Since the money stopped flowing freely into the NHS, there has been a relentless focus on the hospital. Recent concerns about quality are matched by continuing concern about money.
They come together in the increasing professional and managerial clamour for reconfiguration as the solution to quality and financial issues, targeting smaller hospitals in the way stranded explorers might look hungrily at their weakest comrade.
The recent Royal College of Physicians report takes a different slant. It concentrates on how hospitals should work, not on how many there should be.
The report sums up the current position as ‘All too often our most vulnerable patients – those who are old, who are frail or who have dementia – are failed by a system ill-equipped and seemingly unwilling to meet their needs’.
Their answer is to change the way hospitals work, and importantly to reach out more into the community
As if that wasn’t bad enough, it went on to warn of a looming crisis in the medical workforce, with consultants and medical registrars under increasing pressure, and difficulties recruiting to posts and training schemes that involve general medicine.
Their answer is to change the way hospitals work, and importantly to reach out more into the community. Working closely with GPs, community services and social care much specialised care will be delivered in or close to the patient’s home.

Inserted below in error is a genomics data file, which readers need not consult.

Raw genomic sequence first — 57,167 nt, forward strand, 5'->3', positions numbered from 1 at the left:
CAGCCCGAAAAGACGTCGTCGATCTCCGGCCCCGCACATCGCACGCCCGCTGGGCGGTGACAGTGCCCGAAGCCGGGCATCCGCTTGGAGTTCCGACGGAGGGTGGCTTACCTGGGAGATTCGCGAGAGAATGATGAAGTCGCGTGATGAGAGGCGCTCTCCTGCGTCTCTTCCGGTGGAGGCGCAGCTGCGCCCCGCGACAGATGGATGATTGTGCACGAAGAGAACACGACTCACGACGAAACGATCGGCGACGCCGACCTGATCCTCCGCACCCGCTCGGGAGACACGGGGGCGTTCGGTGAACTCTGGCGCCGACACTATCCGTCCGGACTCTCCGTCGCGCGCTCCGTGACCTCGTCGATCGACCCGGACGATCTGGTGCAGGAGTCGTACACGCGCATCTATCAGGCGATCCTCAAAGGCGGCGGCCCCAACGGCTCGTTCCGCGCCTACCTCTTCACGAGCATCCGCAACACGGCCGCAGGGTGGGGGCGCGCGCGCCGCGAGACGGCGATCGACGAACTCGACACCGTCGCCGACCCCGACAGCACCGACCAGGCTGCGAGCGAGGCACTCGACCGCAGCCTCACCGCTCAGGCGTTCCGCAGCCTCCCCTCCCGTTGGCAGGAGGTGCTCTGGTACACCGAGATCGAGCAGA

Physicians and specialist medical teams will expect to spend part of their time working in the community, with a particular focus on caring for patients with long-term conditions and preventing crises’, and be assessed on how well they meet the needs of the health economy, not just patients on the ward.
This vision isn’t mutually exclusive to concentrating hospital services, but it has a different feel to it with the hospital, in the shape of the people, coming to you rather than you trekking further to them. It might even mean a reprieve for the smaller hospital, currently being written off maybe before its time, even if it means a different shape.
It might even mean GPs and specialists working so closely together that they join a single organisation – breaking the mould of the nineteenth, let alone the twentieth, century.
Reconfiguration advocates say that more services would be delivered in the community but less attention is paid to how that will be achieved – it is 20 years since we expressed that aim – nor to how primary care might organise itself better to receive them, although our work on the changing shape of primary care points the way to what that might look like.
The link between the changing shape of hospitals and primary care is also something our next ’Euro Summit’ will explore in January. With KPMG, we will be debating the future of hospital services in Europe, drawing on contributions from across the continent. It is always comforting to know that you are not alone.
The pressures are much the same in most European countries, but the solutions can be different. Have you noticed how many small hospitals there are in Germany, and how they seem to offer good quality services?
McKeon A (2013) ‘New century, new hospital’. Nuffield Trust comment, 30 September 2013. https://www.nuffieldtrust.org.uk/news-item/new-century-new-hospital